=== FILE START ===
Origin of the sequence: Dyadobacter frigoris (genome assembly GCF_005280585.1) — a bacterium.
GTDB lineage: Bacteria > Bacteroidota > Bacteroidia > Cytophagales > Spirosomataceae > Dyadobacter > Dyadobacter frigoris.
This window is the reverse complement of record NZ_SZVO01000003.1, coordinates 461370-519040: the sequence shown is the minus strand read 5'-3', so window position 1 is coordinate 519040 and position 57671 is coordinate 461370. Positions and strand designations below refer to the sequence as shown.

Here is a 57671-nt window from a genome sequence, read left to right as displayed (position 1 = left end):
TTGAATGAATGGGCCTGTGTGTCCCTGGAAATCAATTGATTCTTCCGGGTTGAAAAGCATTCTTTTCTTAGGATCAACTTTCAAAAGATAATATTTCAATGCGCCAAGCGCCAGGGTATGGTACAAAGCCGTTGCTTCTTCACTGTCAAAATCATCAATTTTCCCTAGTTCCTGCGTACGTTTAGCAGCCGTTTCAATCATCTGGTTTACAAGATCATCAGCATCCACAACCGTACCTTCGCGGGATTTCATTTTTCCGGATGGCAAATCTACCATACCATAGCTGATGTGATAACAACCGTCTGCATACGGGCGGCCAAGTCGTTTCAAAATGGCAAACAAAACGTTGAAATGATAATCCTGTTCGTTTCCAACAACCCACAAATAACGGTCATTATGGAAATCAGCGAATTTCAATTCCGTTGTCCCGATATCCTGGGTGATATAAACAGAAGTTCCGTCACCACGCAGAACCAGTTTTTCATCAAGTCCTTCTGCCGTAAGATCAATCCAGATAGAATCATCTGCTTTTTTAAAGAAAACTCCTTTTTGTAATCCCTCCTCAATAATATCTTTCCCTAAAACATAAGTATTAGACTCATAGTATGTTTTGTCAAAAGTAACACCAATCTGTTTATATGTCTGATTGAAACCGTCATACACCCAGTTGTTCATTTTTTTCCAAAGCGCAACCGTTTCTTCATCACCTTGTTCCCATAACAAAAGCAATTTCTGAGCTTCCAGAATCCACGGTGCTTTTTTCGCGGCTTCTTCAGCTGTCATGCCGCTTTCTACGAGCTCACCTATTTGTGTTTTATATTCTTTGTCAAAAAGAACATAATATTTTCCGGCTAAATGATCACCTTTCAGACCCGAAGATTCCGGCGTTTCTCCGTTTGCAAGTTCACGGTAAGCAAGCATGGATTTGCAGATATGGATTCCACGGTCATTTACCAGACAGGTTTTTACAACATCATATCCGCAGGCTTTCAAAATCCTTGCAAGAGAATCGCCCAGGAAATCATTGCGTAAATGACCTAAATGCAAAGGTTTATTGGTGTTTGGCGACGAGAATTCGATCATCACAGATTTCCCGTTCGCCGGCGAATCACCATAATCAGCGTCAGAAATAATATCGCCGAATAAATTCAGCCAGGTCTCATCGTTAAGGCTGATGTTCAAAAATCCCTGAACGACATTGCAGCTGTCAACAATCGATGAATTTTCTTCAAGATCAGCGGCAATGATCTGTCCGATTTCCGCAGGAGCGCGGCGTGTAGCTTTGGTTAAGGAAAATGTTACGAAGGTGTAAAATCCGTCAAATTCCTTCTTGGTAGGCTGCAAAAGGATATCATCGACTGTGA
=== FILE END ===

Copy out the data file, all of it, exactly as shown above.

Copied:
Origin of the sequence: Dyadobacter frigoris (genome assembly GCF_005280585.1) — a bacterium.
GTDB lineage: Bacteria > Bacteroidota > Bacteroidia > Cytophagales > Spirosomataceae > Dyadobacter > Dyadobacter frigoris.
This window is the reverse complement of record NZ_SZVO01000003.1, coordinates 461370-519040: the sequence shown is the minus strand read 5'-3', so window position 1 is coordinate 519040 and position 57671 is coordinate 461370. Positions and strand designations below refer to the sequence as shown.

Here is a 57671-nt window from a genome sequence, read left to right as displayed (position 1 = left end):
TTGAATGAATGGGCCTGTGTGTCCCTGGAAATCAATTGATTCTTCCGGGTTGAAAAGCATTCTTTTCTTAGGATCAACTTTCAAAAGATAATATTTCAATGCGCCAAGCGCCAGGGTATGGTACAAAGCCGTTGCTTCTTCACTGTCAAAATCATCAATTTTCCCTAGTTCCTGCGTACGTTTAGCAGCCGTTTCAATCATCTGGTTTACAAGATCATCAGCATCCACAACCGTACCTTCGCGGGATTTCATTTTTCCGGATGGCAAATCTACCATACCATAGCTGATGTGATAACAACCGTCTGCATACGGGCGGCCAAGTCGTTTCAAAATGGCAAACAAAACGTTGAAATGATAATCCTGTTCGTTTCCAACAACCCACAAATAACGGTCATTATGGAAATCAGCGAATTTCAATTCCGTTGTCCCGATATCCTGGGTGATATAAACAGAAGTTCCGTCACCACGCAGAACCAGTTTTTCATCAAGTCCTTCTGCCGTAAGATCAATCCAGATAGAATCATCTGCTTTTTTAAAGAAAACTCCTTTTTGTAATCCCTCCTCAATAATATCTTTCCCTAAAACATAAGTATTAGACTCATAGTATGTTTTGTCAAAAGTAACACCAATCTGTTTATATGTCTGATTGAAACCGTCATACACCCAGTTGTTCATTTTTTTCCAAAGCGCAACCGTTTCTTCATCACCTTGTTCCCATAACAAAAGCAATTTCTGAGCTTCCAGAATCCACGGTGCTTTTTTCGCGGCTTCTTCAGCTGTCATGCCGCTTTCTACGAGCTCACCTATTTGTGTTTTATATTCTTTGTCAAAAAGAACATAATATTTTCCGGCTAAATGATCACCTTTCAGACCCGAAGATTCCGGCGTTTCTCCGTTTGCAAGTTCACGGTAAGCAAGCATGGATTTGCAGATATGGATTCCACGGTCATTTACCAGACAGGTTTTTACAACATCATATCCGCAGGCTTTCAAAATCCTTGCAAGAGAATCGCCCAGGAAATCATTGCGTAAATGACCTAAATGCAAAGGTTTATTGGTGTTTGGCGACGAGAATTCGATCATCACAGATTTCCCGTTCGCCGGCGAATCACCATAATCAGCGTCAGAAATAATATCGCCGAATAAATTCAGCCAGGTCTCATCGTTAAGGCTGATGTTCAAAAATCCCTGAACGACATTGCAGCTGTCAACAATCGATGAATTTTCTTCAAGATCAGCGGCAATGATCTGTCCGATTTCCGCAGGAGCGCGGCGTGTAGCTTTGGTTAAGGAAAATGTTACGAAGGTGTAAAATCCGTCAAATTCCTTCTTGGTAGGCTGCAAAAGGATATCATCGACTGTGA